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South Moloka'i Sights

Moloka'i's southern coastline

Moloka'i is a lovely little island with a rich history from before and after western colonization. This island features some of the most extensive ancient fishfarming ponds in Hawai'i; much of Moloka'i's south coast is dotted with rock walls reaching out into the sea - a legacy to Hawai'i's rich aquaculture.



Ancient Hawai'ian fishpond along the highway
South Coast, Moloka'i (May 10th, '08)

Looking inland reveals Moloka'i's interior, a vast untouched wilderness of valleys and waterfalls. Alhough the island itself isn't large, it takes a little while to drive around in order to see the sights. I decided to camp for a few nights at One Ali'i Park in order to have easy access to Moloka'i's south shore beaches.



Valleys of Moloka'i's interior
South Coast, Moloka'i (May 10th, '08)



Kamalo Wharf
South Coast, Moloka'i (May 10th, '08)



A gecko on my tent
One Ali'i Park, Moloka'i (May 9th, '08)



Rainbow over Moloka'i's valleys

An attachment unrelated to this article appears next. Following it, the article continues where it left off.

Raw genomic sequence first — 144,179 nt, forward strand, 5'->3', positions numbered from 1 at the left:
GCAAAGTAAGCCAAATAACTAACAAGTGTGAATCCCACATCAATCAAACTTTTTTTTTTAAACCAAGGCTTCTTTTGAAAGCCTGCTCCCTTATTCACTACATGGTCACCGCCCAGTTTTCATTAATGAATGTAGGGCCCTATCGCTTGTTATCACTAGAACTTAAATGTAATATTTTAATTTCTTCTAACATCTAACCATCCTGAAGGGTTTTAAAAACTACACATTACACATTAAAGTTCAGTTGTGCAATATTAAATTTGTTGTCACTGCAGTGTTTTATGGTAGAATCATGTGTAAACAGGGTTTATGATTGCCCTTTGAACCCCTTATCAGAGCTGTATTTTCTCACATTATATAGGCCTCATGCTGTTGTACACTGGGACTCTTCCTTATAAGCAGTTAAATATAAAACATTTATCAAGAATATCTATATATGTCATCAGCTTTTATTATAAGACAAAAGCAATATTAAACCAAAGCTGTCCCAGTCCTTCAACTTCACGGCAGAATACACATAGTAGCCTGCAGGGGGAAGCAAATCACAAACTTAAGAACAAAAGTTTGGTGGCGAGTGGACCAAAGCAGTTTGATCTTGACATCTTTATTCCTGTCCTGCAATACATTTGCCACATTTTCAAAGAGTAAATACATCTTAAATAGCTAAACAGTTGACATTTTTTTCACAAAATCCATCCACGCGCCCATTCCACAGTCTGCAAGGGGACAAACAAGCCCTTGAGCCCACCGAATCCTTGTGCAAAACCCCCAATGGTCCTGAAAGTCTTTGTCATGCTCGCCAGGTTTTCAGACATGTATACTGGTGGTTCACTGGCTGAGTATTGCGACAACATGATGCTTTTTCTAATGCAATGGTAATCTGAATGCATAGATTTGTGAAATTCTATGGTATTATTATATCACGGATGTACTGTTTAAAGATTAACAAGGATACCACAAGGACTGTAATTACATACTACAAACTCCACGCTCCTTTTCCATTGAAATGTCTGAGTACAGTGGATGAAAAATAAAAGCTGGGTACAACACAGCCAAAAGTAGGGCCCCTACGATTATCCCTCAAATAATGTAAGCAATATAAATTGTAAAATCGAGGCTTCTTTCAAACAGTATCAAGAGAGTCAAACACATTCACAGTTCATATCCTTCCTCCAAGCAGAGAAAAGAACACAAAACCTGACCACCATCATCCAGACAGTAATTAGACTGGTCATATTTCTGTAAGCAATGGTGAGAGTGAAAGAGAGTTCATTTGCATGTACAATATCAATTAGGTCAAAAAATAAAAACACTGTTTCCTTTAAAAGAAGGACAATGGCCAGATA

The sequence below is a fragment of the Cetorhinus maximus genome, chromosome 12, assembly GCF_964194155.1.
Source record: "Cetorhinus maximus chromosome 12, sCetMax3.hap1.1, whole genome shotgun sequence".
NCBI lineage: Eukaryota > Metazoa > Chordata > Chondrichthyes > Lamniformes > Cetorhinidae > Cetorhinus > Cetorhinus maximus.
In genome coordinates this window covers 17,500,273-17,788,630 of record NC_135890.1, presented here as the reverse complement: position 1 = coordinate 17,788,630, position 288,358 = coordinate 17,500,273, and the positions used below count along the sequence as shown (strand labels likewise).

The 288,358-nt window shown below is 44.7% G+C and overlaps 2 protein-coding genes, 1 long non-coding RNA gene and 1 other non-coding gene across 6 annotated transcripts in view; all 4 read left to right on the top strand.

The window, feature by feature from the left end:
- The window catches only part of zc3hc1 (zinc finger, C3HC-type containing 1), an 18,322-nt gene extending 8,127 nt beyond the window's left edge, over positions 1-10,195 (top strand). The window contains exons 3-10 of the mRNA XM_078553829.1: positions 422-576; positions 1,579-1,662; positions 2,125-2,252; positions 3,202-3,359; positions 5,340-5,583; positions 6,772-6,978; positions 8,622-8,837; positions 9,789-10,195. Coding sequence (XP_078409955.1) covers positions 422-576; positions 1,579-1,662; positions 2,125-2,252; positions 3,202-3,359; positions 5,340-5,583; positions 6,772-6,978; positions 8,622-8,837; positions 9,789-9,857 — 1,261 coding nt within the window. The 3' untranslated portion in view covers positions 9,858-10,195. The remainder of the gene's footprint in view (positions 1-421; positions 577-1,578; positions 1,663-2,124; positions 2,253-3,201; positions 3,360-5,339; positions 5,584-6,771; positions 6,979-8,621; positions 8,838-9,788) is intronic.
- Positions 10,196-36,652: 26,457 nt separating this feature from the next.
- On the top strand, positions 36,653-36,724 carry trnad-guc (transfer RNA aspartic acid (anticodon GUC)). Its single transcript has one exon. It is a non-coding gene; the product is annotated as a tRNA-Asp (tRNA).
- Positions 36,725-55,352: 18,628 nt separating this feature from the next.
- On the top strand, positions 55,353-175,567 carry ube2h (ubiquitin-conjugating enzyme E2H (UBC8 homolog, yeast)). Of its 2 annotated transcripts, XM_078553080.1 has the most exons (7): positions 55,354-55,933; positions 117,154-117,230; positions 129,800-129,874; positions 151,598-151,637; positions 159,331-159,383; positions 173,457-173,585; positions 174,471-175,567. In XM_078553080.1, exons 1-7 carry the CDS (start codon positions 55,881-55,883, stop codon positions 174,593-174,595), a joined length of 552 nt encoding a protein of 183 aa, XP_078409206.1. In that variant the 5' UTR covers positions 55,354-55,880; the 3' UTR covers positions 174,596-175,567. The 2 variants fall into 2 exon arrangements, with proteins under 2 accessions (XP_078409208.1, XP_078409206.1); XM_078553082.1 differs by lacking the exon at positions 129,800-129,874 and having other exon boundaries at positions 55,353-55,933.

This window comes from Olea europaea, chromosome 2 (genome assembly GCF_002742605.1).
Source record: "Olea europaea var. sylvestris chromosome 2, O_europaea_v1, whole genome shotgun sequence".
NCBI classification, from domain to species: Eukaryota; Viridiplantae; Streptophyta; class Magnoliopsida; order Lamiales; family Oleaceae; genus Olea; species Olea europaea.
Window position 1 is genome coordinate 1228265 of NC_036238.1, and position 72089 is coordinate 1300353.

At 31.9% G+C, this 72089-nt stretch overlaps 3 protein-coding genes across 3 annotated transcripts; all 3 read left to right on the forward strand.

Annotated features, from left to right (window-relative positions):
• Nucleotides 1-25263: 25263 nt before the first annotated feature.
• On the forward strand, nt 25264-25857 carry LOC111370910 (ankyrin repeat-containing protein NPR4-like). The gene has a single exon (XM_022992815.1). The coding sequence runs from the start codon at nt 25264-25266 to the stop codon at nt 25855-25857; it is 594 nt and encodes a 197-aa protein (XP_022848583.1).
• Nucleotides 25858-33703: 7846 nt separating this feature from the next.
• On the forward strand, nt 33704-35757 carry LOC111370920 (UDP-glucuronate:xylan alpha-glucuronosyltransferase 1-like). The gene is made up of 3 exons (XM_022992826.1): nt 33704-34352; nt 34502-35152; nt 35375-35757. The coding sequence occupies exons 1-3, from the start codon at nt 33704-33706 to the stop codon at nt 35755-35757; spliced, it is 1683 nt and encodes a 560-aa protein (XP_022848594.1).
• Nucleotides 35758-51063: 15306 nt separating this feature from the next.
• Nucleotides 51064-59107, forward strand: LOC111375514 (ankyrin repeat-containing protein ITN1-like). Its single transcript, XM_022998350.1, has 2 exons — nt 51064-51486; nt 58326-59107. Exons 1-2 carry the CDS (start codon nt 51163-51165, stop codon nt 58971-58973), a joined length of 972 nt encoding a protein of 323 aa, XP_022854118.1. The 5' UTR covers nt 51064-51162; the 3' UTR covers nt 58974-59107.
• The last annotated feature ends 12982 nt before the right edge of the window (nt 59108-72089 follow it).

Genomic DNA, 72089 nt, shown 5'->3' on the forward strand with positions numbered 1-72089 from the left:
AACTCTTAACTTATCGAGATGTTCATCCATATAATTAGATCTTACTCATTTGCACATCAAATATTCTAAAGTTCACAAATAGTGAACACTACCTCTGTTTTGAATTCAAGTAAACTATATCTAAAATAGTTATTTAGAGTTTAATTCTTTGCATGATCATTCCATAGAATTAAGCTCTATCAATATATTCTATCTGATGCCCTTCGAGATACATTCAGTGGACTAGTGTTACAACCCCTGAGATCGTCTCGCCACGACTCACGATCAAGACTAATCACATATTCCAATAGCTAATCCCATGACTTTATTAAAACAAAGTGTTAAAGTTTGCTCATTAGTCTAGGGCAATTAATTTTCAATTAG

South Coast, Moloka'i (May 7th, '08)

King Kamehameha's Kapuaiwa Coconut Grove stands as a reminder of Hawai'i's monarchy. Kamehameha V planted 1000 coconuts in honor of his army in the 1860s.



King Kamehameha's Kapuaiwa Coconut Grove
South Coast, Moloka'i (May 8th, '08)



Sunset over the Kapuaiwa Coconut Grove
South Coast, Moloka'i (May 8th, '08)

Reminders of Kalaupapa's "saint", Father Damien, are dotted around Moloka'i. On the south coast is the chuch of St. Joseph built by Father Damien in 1876.



St. Joseph Church
South Coast, Moloka'i (May 10th, '08)



Statue of Father Damien outside St. Joseph Church
South Coast, Moloka'i (May 10th, '08)

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